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Friday, September 18, 2009

Fascism: Patron of the Arts

Prompolini, Carpanetti, Terragni, Libera, De Renzi, Maccari, Sironi, De Chirico, Marini, Torres, Casorati, Guttuso. We would be surprised if you'd heard of more than one or two--De Chirico perhaps, or Sironi, or, less likely, Libera or Guttuso. But even these are not household names, and the others--and the list we've offered is only a beginning--rest in obscurity. Yet between the great wars, in the Fascist era that began with the March on Rome in 1922, all did significant work as painters, sculptors, muralists, or architects, and the products of their labor can be found in Rome's Galleria Nazionale d'Arte Moderna or, in the case of the architects, in the city's public buildings.

We have often wondered why these men, and their contributions to 20th-century culture, aren't better known. We found one answer in Marla Susan Stone's The Patron State: Culture and Politics in Fascist Italy (Princeton, 1998). As Stone explains, until quite recently the artists who designed buildings under Fascism or made paintings for its exhibitions were understood as having subordinated their talents and artistic interests to a Fascist dictatorship, damaging themselves and producing inferior, politicized work in the effort to generate a Fascist aesthetic.

According to Stone, something like that happened during Fascism's later years, after 1935, when Italy's invasion of Ethiopia signaled a new determination to be a colonial power, and especially during the war, when the alliance with Hitler's Nazi Germany led the Italian Fascists to advocate a public art that celebrated the unified national state and glorified Fascism's imperial and military ventures. One result, in architecture, was a turn toward a monumentalist style designed to link Fascism with the power and splendor of ancient, imperial Rome. The best example is the complex of buildings designed for E42 (below right)--the Exposition of 1942, intended to commemorate the 20th anniversary of the March on Rome--constructed south of Rome's center. E42 never opened; construction was abandoned during the war.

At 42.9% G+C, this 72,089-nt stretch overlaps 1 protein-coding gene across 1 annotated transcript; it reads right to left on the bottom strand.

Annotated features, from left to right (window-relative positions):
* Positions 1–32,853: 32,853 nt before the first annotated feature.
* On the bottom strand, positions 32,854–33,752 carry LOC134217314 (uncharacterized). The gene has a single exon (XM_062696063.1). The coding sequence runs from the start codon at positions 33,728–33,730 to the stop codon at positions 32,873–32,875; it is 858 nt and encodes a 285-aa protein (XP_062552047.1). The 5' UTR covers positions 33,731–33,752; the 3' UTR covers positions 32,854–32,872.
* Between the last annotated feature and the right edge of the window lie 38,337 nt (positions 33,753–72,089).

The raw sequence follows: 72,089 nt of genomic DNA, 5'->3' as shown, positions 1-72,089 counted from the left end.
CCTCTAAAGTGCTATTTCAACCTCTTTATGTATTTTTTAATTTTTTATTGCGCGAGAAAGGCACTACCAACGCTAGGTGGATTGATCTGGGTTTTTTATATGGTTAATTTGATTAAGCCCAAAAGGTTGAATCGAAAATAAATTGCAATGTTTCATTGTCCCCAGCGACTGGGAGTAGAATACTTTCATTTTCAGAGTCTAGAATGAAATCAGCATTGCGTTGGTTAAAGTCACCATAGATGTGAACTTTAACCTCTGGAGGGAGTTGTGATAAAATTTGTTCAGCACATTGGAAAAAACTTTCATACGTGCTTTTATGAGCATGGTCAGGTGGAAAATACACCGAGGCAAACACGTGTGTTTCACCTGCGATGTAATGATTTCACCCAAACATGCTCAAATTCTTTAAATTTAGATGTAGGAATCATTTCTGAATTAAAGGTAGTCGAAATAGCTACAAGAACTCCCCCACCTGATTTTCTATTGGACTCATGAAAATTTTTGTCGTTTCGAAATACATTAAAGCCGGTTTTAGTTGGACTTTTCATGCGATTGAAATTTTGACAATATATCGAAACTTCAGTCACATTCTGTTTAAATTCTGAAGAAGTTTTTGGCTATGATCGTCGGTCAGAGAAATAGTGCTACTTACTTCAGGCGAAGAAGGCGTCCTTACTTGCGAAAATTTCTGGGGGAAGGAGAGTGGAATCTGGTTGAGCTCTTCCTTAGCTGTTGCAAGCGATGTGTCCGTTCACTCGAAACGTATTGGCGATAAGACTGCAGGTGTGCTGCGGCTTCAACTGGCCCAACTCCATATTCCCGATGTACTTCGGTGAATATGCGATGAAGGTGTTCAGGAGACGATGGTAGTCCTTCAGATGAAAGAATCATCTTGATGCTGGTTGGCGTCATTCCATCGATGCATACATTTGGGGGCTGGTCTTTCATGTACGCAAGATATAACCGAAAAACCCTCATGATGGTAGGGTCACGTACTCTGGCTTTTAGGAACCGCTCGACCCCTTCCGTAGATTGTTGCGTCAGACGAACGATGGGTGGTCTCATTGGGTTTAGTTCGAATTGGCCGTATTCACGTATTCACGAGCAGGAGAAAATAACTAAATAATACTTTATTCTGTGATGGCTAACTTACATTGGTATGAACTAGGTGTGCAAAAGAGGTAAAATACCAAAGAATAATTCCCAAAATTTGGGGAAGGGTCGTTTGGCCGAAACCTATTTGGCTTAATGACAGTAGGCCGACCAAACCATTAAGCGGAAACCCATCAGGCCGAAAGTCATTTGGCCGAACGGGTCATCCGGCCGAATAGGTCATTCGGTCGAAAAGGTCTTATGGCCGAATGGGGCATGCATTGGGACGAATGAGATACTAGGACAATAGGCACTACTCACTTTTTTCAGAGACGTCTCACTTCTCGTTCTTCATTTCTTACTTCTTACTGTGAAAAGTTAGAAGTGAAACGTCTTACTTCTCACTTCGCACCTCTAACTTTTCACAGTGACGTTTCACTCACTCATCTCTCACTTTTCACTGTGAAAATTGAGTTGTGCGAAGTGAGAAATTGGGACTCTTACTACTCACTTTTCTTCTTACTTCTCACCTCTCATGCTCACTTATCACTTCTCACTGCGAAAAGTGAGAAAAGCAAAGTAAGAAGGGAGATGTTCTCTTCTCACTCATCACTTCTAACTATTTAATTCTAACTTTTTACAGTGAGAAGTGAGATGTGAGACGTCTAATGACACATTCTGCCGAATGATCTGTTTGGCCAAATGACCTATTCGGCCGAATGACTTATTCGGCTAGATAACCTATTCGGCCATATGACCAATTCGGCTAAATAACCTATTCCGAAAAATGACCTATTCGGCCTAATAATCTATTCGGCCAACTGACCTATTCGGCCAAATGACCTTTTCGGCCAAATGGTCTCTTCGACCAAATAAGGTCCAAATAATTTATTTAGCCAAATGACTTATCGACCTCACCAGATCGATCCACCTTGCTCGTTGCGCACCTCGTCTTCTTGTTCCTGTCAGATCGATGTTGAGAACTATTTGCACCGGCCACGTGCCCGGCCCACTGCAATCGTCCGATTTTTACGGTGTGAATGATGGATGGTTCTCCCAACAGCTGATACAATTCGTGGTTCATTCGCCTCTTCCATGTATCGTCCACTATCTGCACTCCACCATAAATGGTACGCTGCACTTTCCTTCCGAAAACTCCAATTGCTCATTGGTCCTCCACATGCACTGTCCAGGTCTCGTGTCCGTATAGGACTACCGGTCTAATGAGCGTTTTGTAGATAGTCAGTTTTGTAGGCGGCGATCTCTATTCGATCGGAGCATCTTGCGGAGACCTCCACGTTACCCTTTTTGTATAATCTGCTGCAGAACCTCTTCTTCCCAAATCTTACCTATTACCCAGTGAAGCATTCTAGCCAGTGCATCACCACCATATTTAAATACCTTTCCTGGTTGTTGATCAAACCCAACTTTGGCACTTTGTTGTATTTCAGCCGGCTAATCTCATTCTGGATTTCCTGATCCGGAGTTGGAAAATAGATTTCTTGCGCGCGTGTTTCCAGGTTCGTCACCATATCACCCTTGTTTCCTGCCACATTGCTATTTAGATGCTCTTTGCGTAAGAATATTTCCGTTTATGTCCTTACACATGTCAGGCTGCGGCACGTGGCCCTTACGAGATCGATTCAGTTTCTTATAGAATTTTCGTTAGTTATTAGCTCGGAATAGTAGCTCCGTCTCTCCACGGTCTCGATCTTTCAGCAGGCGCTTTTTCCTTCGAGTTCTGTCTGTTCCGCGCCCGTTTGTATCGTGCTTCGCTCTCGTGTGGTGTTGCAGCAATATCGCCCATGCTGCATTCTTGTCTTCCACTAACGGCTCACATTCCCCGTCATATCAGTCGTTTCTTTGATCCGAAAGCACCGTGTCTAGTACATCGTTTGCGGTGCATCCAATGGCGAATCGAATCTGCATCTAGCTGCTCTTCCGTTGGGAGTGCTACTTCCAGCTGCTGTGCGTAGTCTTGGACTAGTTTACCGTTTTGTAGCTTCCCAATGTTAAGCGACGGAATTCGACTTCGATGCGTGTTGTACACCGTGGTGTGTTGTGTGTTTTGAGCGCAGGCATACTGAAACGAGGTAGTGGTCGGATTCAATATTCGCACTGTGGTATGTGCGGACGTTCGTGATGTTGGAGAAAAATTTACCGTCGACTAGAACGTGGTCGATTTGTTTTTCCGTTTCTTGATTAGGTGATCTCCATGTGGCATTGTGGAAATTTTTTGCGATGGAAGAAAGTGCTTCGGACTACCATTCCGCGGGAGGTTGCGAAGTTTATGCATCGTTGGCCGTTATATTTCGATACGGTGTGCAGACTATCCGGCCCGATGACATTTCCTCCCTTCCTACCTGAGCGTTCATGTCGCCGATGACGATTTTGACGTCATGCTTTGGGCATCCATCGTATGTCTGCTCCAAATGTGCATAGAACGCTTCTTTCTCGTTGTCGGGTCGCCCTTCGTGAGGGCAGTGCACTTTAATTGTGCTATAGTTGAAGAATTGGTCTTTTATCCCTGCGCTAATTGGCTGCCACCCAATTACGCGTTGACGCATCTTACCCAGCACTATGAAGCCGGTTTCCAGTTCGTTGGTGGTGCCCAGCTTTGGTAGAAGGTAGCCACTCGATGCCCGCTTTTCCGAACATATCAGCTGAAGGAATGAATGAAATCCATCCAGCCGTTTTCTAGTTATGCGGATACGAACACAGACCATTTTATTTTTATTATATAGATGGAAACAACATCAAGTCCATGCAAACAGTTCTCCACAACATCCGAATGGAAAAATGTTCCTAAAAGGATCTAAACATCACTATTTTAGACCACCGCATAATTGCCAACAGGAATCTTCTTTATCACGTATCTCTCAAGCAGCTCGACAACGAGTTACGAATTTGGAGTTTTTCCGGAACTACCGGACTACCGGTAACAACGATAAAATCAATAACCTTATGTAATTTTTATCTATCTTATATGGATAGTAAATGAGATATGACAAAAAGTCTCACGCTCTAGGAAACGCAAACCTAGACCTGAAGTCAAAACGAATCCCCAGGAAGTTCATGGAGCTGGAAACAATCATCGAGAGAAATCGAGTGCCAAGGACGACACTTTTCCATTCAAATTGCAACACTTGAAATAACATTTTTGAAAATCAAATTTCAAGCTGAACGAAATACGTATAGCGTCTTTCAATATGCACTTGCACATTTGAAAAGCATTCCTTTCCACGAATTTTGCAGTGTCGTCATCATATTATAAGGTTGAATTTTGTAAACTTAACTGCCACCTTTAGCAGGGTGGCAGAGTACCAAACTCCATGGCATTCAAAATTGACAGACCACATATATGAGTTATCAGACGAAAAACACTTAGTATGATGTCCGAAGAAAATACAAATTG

But before 1934, as Stone makes clear, Fascism proved a tolerant patron of a wide variety of artistic and architectural styles, practicing what she calls "aesthetic pluralism." In architcture, the regime embraced and supported the rational language of international modernism, though sometimes with a monumental flavor. In the early 1930s, rationalist architects designed four post offices in Rome and one in nearby Lido di Ostia, accessible through YouTube.

At the Venice Biennale and other exhibitions, Fascism patronized (and purchased) the works of a wide variety of artists from every major movement, including the Novecento group, which incorporated modern and traditional expressions around Italian themes. Top left, a 1918/19 work in the Novecento vein by Felice Casorati.

Fascist patronage also included aeropittura, which emphasized images of flight; the concretisti, a group that opposed Mussolini but participated in Fascism's national exhibitions; and the scuola Romana (Roman school), which tended toward images of ordinary urban life. At left and below, Mario Mafai's Demolizione dell'Augusteo (1936), from the scuola Romana. The title refers to demolitions carried out in the 1930s near the tomb of Augustus, apparently to make way for the monumental, Fascist structures that now grace that piazza.

This sort of pluralism was unique among the dictatorships of the day. The Nazis followed a very different course. Stone offers the example of Giorgio De Chirico, whose stylized, metaphysical modernism was purged from German museums yet welcomed and celebrated by Fascism.

So, that's a partial explanation for why there's so much excellent 20th-century Italian art and architecture, and for why nobody knows about it. For those with an academic bent and interested in pursuing the matter, we recommend Marla Stone's important book.


1 comment:

Peter @ italyMONDO! said...

"So, that's a partial explanation for why there's so much excellent 20th-century Italian art and architecture, and for why nobody knows about it."

True - as I can honestly say I learned something new as well!